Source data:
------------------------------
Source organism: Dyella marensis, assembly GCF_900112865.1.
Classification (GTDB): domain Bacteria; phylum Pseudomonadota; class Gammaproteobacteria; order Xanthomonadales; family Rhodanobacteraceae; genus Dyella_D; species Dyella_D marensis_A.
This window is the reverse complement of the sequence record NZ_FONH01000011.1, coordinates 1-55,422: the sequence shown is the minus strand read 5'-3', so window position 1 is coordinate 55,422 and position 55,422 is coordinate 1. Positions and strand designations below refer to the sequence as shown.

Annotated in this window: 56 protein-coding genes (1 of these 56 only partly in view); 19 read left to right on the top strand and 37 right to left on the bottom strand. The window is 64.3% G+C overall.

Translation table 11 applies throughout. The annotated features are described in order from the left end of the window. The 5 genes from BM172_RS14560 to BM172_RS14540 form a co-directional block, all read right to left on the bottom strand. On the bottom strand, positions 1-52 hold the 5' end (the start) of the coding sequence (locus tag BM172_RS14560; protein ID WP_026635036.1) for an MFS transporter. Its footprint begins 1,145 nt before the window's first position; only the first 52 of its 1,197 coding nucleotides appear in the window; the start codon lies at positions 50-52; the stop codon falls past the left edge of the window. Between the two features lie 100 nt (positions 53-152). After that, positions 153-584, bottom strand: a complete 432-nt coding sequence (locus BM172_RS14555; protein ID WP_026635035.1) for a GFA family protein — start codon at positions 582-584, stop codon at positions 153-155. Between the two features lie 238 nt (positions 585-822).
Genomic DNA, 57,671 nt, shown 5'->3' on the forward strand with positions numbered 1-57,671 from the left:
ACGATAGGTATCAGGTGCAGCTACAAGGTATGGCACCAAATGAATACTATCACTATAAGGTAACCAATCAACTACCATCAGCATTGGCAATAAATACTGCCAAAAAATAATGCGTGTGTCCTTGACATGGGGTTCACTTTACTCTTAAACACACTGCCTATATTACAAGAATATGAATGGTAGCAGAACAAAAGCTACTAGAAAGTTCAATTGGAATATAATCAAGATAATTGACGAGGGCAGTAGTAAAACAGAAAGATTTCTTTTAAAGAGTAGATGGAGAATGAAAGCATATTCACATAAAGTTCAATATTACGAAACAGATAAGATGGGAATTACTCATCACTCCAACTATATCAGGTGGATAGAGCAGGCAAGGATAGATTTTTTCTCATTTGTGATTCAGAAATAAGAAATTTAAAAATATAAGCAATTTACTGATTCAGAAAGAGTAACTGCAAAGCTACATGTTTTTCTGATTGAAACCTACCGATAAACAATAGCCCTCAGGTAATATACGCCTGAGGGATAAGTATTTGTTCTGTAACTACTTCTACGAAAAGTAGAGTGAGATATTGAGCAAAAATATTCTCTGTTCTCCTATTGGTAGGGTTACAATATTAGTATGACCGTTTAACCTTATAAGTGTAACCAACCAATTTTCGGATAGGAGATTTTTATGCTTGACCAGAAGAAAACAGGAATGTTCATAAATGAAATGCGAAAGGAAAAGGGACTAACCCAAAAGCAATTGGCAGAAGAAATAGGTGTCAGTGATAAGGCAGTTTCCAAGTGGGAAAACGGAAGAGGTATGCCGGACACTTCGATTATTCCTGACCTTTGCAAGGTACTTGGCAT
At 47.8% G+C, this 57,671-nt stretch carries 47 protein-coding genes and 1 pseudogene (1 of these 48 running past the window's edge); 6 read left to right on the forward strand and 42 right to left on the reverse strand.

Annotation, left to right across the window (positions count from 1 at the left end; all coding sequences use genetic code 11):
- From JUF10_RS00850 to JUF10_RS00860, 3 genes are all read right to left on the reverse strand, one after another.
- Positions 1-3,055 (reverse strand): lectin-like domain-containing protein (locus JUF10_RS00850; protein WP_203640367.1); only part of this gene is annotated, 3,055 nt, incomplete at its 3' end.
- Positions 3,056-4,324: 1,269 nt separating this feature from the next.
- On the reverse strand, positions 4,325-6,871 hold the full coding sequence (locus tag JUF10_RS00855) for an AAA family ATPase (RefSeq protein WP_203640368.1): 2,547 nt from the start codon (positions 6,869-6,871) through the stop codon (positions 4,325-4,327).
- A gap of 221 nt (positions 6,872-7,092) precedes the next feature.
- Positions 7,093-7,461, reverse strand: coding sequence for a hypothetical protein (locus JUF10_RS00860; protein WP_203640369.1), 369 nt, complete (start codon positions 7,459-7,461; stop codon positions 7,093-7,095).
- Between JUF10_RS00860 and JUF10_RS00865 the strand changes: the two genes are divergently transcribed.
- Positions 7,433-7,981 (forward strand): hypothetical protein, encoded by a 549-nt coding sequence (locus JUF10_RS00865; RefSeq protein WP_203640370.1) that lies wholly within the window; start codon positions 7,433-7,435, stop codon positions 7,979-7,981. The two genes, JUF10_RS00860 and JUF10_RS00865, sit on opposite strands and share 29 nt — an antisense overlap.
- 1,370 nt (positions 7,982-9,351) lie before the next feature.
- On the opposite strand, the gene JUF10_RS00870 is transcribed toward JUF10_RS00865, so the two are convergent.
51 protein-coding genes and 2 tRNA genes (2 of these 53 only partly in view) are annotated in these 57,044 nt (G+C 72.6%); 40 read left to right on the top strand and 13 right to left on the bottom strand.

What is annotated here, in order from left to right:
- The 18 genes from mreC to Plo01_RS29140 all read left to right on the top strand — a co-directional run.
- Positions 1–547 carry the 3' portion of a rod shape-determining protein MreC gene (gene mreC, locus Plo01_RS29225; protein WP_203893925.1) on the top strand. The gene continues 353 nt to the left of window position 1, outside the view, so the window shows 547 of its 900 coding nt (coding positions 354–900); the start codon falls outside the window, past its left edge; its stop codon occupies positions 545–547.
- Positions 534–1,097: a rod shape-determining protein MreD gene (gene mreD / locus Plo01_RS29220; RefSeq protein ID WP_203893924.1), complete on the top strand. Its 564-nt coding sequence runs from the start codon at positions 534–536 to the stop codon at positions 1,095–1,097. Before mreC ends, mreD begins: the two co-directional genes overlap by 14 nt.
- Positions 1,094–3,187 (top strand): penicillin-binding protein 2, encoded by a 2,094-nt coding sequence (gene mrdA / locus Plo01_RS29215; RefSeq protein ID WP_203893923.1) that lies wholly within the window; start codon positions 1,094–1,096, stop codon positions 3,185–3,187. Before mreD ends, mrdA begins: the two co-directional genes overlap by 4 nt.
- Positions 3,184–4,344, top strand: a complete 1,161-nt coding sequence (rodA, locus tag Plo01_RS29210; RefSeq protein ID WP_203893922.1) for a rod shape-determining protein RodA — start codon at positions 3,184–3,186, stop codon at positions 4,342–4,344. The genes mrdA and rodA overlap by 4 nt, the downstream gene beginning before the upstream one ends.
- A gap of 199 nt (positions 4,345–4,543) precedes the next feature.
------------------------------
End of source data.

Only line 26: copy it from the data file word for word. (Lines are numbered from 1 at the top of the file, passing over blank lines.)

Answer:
- Positions 3,184–4,344, top strand: a complete 1,161-nt coding sequence (rodA, locus tag Plo01_RS29210; RefSeq protein ID WP_203893922.1) for a rod shape-determining protein RodA — start codon at positions 3,184–3,186, stop codon at positions 4,342–4,344. The genes mrdA and rodA overlap by 4 nt, the downstream gene beginning before the upstream one ends.